Graduation Year


Document Type




Degree Name

Master of Arts (M.A.)

Degree Granting Department


Major Professor

Stephen E. Stark, Ph.D.

Co-Major Professor

Walter C. Borman, Ph.D.

Committee Member

Winny Shen, Ph.D.

Committee Member

Marina A. Bornovalova, Ph.D.


job experience, tenure, cognitive ability, personality, situation awareness, workplace safety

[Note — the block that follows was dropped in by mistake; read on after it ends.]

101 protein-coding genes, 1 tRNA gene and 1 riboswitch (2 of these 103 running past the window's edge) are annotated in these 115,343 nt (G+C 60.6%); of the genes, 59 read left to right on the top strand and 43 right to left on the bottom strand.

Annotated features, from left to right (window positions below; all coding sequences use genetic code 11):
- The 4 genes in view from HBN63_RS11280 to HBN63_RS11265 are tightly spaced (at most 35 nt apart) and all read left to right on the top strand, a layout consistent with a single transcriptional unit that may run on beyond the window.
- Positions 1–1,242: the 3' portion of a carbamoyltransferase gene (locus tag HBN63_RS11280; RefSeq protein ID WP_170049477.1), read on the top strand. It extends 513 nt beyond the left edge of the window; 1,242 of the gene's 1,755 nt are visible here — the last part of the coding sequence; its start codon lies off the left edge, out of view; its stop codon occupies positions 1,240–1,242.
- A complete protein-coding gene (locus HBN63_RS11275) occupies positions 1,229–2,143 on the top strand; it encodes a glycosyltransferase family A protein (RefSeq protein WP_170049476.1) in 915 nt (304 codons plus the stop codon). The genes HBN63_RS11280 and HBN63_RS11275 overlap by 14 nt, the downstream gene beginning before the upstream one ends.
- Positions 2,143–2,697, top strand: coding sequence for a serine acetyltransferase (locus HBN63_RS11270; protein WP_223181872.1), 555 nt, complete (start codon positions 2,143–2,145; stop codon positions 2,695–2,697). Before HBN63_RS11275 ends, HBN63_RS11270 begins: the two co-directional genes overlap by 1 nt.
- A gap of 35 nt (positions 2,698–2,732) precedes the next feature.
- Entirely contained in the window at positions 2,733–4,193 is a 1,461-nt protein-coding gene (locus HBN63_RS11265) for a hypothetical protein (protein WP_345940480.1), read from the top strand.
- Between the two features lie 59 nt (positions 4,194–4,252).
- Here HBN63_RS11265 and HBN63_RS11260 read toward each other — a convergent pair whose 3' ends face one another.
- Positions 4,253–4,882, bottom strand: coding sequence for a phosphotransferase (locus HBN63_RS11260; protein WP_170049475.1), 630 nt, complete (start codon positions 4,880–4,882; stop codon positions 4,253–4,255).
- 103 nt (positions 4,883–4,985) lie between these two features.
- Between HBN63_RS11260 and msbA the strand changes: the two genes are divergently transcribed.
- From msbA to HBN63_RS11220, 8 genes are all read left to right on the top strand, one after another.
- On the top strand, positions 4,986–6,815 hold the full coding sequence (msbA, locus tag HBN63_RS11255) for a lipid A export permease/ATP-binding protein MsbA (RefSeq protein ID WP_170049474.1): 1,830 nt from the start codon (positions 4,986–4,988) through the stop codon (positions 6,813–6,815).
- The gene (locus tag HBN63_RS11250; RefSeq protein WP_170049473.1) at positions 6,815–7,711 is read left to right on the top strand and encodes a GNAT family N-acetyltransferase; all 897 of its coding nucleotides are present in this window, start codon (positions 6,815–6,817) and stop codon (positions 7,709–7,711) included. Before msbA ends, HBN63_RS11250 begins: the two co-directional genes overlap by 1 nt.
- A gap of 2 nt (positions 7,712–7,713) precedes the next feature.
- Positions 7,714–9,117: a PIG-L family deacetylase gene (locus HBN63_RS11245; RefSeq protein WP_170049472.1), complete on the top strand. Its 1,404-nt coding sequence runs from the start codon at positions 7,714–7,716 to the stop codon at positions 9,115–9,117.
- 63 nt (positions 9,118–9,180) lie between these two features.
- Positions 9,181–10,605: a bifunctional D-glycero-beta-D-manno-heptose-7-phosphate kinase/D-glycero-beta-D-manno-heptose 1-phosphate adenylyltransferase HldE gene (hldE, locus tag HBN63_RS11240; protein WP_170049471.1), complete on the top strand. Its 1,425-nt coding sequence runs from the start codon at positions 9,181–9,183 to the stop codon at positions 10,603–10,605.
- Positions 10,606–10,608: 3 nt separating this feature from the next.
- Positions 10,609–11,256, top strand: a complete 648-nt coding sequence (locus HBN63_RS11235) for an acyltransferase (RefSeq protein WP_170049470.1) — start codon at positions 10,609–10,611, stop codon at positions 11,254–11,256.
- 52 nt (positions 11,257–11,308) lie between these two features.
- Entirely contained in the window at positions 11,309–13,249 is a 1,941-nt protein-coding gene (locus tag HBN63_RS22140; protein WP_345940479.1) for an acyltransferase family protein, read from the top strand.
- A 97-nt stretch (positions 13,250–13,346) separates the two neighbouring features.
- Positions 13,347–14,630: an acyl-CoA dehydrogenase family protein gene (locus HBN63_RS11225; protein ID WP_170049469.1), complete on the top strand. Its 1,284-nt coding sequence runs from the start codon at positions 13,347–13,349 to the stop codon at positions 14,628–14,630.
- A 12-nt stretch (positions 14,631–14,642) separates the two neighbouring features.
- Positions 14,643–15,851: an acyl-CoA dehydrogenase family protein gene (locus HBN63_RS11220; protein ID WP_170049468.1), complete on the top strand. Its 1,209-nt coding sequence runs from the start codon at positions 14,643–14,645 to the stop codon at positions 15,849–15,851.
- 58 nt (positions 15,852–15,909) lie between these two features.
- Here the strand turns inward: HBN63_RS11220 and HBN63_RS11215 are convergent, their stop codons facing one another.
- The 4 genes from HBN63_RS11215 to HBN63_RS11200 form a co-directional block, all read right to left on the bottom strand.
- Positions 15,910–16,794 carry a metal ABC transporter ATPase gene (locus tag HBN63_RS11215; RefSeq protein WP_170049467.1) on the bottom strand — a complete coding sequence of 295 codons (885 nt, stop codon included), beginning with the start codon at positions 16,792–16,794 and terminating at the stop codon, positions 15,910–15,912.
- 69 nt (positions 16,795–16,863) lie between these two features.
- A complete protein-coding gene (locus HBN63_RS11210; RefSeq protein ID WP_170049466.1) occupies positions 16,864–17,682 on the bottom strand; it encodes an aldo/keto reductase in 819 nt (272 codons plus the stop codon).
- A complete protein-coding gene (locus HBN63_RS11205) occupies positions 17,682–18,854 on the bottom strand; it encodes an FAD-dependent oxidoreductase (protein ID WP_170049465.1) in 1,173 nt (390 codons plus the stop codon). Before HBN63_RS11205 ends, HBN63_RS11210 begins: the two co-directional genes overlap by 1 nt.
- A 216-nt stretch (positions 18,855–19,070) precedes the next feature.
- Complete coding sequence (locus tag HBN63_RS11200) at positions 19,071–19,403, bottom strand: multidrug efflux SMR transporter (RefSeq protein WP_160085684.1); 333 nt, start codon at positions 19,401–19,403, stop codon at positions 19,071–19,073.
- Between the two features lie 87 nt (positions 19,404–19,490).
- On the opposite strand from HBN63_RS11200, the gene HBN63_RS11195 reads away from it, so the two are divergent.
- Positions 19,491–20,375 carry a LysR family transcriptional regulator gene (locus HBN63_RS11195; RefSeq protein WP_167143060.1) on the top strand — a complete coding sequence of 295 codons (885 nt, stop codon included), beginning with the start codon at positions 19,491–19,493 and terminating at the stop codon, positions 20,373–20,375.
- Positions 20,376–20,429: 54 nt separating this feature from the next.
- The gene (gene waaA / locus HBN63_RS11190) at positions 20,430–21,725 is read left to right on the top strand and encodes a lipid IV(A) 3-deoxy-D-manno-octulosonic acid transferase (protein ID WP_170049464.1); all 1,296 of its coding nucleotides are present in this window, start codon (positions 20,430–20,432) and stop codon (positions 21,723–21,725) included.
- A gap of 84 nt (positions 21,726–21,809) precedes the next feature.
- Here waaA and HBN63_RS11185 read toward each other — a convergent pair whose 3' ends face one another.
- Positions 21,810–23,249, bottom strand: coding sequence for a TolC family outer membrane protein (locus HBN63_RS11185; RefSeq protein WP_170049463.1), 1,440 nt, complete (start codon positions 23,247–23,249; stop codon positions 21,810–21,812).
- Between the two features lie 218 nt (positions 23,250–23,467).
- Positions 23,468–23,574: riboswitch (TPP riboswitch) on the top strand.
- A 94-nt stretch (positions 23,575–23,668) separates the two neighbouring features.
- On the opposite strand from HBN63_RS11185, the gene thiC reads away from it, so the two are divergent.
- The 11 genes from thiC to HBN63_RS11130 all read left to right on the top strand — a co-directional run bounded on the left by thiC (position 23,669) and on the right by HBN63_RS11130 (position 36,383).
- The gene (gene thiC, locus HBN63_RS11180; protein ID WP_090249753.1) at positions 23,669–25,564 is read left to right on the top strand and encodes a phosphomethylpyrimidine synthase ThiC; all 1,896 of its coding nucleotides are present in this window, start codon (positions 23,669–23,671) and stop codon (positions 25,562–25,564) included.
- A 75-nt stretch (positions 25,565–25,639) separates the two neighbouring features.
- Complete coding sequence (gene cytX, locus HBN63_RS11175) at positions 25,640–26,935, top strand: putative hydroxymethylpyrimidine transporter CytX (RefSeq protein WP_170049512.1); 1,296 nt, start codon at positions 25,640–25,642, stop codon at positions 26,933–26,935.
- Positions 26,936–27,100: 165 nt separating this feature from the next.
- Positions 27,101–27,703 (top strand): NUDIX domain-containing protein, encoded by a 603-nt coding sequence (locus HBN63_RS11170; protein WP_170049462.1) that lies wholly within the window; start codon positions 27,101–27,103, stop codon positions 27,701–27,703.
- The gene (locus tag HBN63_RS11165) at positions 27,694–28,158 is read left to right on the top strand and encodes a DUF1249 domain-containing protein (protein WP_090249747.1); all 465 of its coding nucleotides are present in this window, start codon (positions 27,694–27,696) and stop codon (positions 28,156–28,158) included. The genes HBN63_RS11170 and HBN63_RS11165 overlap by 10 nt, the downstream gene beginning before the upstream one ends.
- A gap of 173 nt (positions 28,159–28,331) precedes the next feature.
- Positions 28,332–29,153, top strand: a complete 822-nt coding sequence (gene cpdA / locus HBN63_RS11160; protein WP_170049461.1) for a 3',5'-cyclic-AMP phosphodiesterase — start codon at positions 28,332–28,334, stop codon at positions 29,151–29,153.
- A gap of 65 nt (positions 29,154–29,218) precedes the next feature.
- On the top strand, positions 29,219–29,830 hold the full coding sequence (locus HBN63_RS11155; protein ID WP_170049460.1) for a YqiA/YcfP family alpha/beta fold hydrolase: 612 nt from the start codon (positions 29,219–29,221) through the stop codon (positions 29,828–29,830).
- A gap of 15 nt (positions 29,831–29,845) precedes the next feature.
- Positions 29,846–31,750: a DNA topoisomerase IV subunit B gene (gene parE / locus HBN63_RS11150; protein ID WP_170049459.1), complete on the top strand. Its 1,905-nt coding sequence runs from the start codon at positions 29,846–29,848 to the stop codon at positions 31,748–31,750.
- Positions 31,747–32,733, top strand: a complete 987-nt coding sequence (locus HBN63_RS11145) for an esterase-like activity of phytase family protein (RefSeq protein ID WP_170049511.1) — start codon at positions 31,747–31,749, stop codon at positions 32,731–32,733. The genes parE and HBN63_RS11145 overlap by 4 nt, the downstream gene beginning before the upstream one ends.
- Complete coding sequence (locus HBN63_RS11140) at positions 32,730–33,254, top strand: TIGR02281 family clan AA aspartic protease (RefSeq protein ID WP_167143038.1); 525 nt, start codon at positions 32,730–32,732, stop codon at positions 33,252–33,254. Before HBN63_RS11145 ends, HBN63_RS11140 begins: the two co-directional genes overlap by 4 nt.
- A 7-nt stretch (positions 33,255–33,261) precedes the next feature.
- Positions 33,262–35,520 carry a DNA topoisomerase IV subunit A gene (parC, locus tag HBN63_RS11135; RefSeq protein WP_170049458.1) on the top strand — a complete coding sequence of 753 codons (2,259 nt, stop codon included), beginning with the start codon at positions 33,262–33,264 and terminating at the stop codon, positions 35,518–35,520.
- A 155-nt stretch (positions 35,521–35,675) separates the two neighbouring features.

In aviation safety incident reports, lack of situation awareness (SA) is often attributed as the cause of negative safety outcomes, such as accidents. While the predominant model of SA has identified three components of SA, perception, comprehension, and projection, assumptions of their relationships with each other and external criteria are yet tested empirically. Specifically, SA theory suggests comprehension SA fully mediates the relationship between perception and projection SA. Additionally, research on the relationships between individual differences and SA is lacking. The purpose of the current study is to test a comprehensive model of SA which simultaneously examines the described mediation, relationships with individual differences antecedents of SA, and its utility as a predictor of safety using structural equation modeling (SEM). A sample of 349 employees from a diverse background of occupational areas were recruited via Amazon Mechanical Turk to test the model. While self-report measurement of SA was an excellent predictor of safety, the current study did not find empirical support for the presumed mediation among the SA components, and found the relationships between individual differences and SA which contradict extant SA theory. The results suggest differentiating between typical versus maximal SA. Implications for theory and practice are discussed.